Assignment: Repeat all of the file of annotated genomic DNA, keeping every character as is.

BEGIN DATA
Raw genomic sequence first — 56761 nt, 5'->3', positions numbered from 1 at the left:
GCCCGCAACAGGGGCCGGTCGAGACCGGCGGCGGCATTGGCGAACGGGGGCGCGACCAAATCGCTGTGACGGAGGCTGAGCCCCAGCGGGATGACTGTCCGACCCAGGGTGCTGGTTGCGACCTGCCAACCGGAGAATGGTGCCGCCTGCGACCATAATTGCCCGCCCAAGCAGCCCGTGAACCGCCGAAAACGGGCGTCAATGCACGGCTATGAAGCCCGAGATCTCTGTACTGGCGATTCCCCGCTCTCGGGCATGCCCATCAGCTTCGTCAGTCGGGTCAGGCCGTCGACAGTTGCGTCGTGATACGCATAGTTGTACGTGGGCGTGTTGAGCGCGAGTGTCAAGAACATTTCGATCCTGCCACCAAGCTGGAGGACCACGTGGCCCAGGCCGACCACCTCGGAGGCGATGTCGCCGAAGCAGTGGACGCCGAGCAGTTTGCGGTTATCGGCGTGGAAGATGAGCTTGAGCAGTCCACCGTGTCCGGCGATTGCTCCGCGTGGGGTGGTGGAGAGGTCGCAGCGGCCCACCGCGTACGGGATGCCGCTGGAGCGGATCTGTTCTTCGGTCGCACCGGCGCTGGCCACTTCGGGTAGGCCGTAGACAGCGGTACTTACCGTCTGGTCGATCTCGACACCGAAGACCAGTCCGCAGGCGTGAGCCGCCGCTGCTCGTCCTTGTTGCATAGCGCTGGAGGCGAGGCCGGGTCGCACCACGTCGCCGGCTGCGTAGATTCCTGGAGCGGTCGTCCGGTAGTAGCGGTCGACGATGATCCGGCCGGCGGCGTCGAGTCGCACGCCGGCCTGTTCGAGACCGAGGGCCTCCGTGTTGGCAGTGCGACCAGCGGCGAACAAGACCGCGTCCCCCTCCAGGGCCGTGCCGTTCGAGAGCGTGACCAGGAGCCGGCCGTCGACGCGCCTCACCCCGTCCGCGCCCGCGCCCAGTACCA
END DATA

Raw genomic sequence first — 56761 nt, 5'->3', positions numbered from 1 at the left:
GCCCGCAACAGGGGCCGGTCGAGACCGGCGGCGGCATTGGCGAACGGGGGCGCGACCAAATCGCTGTGACGGAGGCTGAGCCCCAGCGGGATGACTGTCCGACCCAGGGTGCTGGTTGCGACCTGCCAACCGGAGAATGGTGCCGCCTGCGACCATAATTGCCCGCCCAAGCAGCCCGTGAACCGCCGAAAACGGGCGTCAATGCACGGCTATGAAGCCCGAGATCTCTGTACTGGCGATTCCCCGCTCTCGGGCATGCCCATCAGCTTCGTCAGTCGGGTCAGGCCGTCGACAGTTGCGTCGTGATACGCATAGTTGTACGTGGGCGTGTTGAGCGCGAGTGTCAAGAACATTTCGATCCTGCCACCAAGCTGGAGGACCACGTGGCCCAGGCCGACCACCTCGGAGGCGATGTCGCCGAAGCAGTGGACGCCGAGCAGTTTGCGGTTATCGGCGTGGAAGATGAGCTTGAGCAGTCCACCGTGTCCGGCGATTGCTCCGCGTGGGGTGGTGGAGAGGTCGCAGCGGCCCACCGCGTACGGGATGCCGCTGGAGCGGATCTGTTCTTCGGTCGCACCGGCGCTGGCCACTTCGGGTAGGCCGTAGACAGCGGTACTTACCGTCTGGTCGATCTCGACACCGAAGACCAGTCCGCAGGCGTGAGCCGCCGCTGCTCGTCCTTGTTGCATAGCGCTGGAGGCGAGGCCGGGTCGCACCACGTCGCCGGCTGCGTAGATTCCTGGAGCGGTCGTCCGGTAGTAGCGGTCGACGATGATCCGGCCGGCGGCGTCGAGTCGCACGCCGGCCTGTTCGAGACCGAGGGCCTCCGTGTTGGCAGTGCGACCAGCGGCGAACAAGACCGCGTCCCCCTCCAGGGCCGTGCCGTTCGAGAGCGTGACCAGGAGCCGGCCGTCGACGCGCCTCACCCCGTCCGCGCCCGCGCCCAGTACCA